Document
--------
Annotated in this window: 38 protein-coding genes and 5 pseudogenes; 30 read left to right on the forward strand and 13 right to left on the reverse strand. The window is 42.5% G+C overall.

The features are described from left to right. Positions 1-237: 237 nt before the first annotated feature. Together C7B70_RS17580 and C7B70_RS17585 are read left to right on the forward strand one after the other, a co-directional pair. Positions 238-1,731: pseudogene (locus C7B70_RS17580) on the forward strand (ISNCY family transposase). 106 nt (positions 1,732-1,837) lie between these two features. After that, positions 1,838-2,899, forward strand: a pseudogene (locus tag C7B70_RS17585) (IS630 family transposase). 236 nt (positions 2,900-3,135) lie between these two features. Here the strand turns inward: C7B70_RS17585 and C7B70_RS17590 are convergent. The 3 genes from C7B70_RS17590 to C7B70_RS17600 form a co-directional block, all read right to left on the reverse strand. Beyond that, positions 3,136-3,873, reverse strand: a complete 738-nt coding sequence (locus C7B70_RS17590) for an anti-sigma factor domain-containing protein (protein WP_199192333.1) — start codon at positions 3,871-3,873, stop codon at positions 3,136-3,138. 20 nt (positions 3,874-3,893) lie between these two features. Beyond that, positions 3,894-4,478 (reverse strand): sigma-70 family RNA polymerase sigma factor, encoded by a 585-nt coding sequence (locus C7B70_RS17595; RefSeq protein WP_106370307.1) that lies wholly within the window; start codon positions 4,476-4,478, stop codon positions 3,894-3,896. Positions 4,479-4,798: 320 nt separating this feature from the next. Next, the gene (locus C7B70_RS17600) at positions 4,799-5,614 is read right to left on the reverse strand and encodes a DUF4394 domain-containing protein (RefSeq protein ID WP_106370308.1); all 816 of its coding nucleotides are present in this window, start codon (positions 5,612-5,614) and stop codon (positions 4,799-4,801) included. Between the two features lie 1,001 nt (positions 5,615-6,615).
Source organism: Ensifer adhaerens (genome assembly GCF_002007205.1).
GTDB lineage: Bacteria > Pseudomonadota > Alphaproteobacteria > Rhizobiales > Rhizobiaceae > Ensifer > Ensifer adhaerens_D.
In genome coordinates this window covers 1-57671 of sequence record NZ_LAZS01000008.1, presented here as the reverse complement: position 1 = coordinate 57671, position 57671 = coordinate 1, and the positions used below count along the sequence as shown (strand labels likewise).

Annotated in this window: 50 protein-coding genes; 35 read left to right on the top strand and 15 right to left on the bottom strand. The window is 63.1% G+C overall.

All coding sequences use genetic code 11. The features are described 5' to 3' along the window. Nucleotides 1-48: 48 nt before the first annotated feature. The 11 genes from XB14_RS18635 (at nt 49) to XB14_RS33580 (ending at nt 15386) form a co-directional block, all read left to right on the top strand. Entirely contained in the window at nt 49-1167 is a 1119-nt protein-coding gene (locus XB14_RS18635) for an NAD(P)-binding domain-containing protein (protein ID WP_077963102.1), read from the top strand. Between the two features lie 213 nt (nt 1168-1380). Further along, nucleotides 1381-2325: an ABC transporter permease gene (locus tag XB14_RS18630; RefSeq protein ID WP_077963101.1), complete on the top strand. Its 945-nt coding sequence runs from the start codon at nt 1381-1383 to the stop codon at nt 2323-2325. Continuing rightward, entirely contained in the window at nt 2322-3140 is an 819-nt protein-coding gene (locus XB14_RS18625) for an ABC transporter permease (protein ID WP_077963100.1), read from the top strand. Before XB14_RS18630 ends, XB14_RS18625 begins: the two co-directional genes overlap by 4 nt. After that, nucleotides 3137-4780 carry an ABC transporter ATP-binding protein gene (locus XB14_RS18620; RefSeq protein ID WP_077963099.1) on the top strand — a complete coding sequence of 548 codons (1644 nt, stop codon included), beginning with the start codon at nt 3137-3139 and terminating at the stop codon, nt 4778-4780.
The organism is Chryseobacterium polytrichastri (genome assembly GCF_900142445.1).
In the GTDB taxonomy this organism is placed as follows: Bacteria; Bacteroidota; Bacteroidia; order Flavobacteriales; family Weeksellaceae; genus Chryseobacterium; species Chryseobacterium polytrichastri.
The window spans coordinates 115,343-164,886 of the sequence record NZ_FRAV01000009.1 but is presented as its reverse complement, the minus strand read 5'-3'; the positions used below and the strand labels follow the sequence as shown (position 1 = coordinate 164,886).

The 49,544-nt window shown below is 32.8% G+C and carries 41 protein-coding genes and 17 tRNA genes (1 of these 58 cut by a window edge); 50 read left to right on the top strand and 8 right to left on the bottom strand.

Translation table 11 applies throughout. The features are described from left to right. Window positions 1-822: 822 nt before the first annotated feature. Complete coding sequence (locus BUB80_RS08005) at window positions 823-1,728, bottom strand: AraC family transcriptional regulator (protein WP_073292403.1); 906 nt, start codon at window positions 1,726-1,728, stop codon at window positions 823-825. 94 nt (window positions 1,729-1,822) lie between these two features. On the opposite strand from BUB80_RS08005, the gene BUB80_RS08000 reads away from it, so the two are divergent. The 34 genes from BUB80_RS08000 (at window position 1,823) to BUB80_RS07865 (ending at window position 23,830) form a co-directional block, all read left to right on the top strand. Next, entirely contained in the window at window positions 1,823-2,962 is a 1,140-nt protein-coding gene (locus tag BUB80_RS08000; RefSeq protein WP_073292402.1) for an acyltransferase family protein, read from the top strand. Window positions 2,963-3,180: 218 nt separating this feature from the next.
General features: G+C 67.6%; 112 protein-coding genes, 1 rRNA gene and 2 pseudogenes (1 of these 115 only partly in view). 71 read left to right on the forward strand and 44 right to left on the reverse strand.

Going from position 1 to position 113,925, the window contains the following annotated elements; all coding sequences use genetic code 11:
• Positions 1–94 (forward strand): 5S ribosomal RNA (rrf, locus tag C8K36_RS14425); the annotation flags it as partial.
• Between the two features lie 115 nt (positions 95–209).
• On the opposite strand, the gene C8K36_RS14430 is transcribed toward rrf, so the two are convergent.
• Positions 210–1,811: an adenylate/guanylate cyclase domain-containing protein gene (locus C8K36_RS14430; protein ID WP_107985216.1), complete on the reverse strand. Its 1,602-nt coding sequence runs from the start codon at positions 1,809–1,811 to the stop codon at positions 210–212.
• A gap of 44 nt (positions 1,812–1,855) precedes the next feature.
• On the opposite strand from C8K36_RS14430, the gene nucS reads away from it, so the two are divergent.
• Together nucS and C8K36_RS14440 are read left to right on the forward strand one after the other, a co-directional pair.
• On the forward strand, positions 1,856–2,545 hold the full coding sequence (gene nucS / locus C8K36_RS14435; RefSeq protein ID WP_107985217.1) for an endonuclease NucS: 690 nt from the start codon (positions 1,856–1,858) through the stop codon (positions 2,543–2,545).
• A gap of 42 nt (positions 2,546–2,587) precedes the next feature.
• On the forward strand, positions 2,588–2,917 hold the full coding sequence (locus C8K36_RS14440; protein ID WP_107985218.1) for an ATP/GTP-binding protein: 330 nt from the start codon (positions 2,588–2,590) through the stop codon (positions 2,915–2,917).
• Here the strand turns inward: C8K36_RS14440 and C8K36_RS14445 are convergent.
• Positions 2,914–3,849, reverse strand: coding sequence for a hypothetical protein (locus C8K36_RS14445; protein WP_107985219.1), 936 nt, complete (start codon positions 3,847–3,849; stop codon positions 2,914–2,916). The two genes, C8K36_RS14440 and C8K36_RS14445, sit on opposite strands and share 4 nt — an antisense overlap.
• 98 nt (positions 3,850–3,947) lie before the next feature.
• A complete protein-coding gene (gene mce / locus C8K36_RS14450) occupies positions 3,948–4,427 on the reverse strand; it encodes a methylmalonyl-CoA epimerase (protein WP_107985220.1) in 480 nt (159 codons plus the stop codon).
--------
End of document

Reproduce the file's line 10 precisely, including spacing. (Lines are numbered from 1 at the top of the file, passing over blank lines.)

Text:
The window spans coordinates 115,343-164,886 of the sequence record NZ_FRAV01000009.1 but is presented as its reverse complement, the minus strand read 5'-3'; the positions used below and the strand labels follow the sequence as shown (position 1 = coordinate 164,886).